Going into Tuesday’s election, Republicans hoped to expand their presence on the New York City Council while Democrats hoped to regain territory lost in 2021. With 45 Democrats and 6 Republicans on the 51-member City Council, and a handful of competitive districts, both parties had room to gain.
The result of election, though, was a mixed bag for both sides. While Democrats succeeded in stunting Republican efforts in Brooklyn and Queens, a historic flip in the Bronx will leave the balance of power unchanged. One thing is for sure: the 2023 New York City Council elections weren’t boring.
A stunner in the Bronx
The most shocking result of the night came in the Bronx’s 13th district. This district contains Allerton, City Island, Morris Park, Pelham Parkway, and Throggs Neck. A racially diverse seat where only 32% of residents are White, and it voted for Joe Biden by 35 percentage points. Downballot, however, it’s more competitive; it voted for Republican Curtis Silwa by two points in the 2021 mayoral race, and for Democrat Kathy Hochul by seven points in the 2022 gubernatorial race.
Incumbent Marjorie Velázquez, a first-term Democrat and a progressive, lost to Republican Kristy Marmorato by six percentage points. According to the Bronx Times, she is the first Republican to win public office in the borough since 2004; according to RRH Elections, she’s the first city councilor elected from the borough since 1981. With her victory, Republicans will now hold at least one city councilor in every borough except for Manhattan.
Republicans display surprising strength in Manhattan’s Chinatown
To say Republicans came close to carrying any seats in Manhattan would be an exaggeration. However, they performed surprisingly well in two districts. In the Upper East Side’s “silk stocking” 4th district – the most historically Republican part of the borough – Republican Brian Robinson secured 26% of the vote, on par with Republican performances in 2021 and 2022.
More interesting was the 1st district – which stretches from the Financial District to SoHo and from Tribeca to the Lower East Side – Republican Helen Qiu secured over 31% of the vote. This seat contains all of Manhattan’s Chinatown neighborhood, and nearly a third of the district’s residents are Asian. While 31% isn’t a lot, it’s a far stronger performance than Silwa (21%) or Zeldin (24%) were able to win, and it’s more than double what Donald Trump received in the seat. Republicans have steadily increased their vote share in this district in the last few elections (they received 9% of the vote in 2017 and 15% in 2021), in large part due to favorable trends among Asian voters.
Democrats win two competitive Brooklyn seats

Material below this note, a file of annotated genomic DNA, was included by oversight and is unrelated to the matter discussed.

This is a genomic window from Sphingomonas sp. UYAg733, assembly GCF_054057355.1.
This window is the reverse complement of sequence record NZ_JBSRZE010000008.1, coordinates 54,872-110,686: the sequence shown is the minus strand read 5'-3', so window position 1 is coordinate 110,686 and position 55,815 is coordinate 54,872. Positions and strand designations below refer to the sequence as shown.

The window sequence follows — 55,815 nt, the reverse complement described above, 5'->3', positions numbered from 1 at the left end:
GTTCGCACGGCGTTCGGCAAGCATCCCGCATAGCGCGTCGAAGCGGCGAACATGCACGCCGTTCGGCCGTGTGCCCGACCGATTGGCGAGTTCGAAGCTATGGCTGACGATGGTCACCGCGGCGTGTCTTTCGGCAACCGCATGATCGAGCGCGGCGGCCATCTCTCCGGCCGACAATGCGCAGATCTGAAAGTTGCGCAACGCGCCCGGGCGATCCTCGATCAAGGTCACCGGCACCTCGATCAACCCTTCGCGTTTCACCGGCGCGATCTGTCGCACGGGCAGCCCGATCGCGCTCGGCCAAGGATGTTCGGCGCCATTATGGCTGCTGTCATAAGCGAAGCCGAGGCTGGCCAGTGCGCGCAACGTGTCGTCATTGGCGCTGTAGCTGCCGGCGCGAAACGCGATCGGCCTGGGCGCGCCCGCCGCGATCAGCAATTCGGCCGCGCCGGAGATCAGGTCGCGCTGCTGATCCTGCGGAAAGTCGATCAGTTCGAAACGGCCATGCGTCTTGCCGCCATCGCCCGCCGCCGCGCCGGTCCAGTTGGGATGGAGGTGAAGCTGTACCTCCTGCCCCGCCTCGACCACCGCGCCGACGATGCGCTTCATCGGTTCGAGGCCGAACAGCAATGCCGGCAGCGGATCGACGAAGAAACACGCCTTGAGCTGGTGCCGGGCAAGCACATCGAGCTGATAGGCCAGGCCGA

In Brooklyn, Democrats managed to win two competitive districts. In the open 43rd district, Democrat Susan Zhang cruised to a victory with 59% of the vote. Zhang, a moderate Democrat and protege of state assemblyman Bill Colton, was one of the Democratic bright spots. With a less credible candidate, this district – which backed Silwa by 24 points and Zeldin by 23 – might well have flipped. As it stands, Zhang will likely be one of more conservative Democrats on the City Council.
In the incumbent vs. incumbent race in the 47th district, Democrat Justin Brannon cruised to a nearly 17-point win over party-switching ex-Democrat Ari Kagan. This district backed Eric Adams and Hochul, making it one of the tougher Republican holds on paper. It is also part of a clear trend: outside of Inna Vernikov’s 48th district, Republicans have had difficulty translating gains in South Brooklyn into long-term holds.
One other note: in the 44th district, incumbent Democrat Kalman Yegar won more votes on the Republican and Conservative lines (50.6%) than on the Democratic line (29.5%). Kegar is one of two conservative Democrats (along with Queens councilman Robert Holden) that maintain support across party lines.
Republicans hold only contested seat in Queens
In Queens, Republicans easily held their lone contested seat in the borough. Democrats hoped that a credible candidate, combined with first-termer Vickie Paladino’s controversial reputation, would be enough to make the 19th district (Cay Terrace, College Point, and Whitestone) competitive. Instead, Paladino won by a whopping 20-point margin, slightly more than Zeldin’s 14-point win here.
In the majority-Asian 20th district – a seat we thought might be competitive – incumbent Democrat Sandra Ung easily won re-election with 58% of the vote.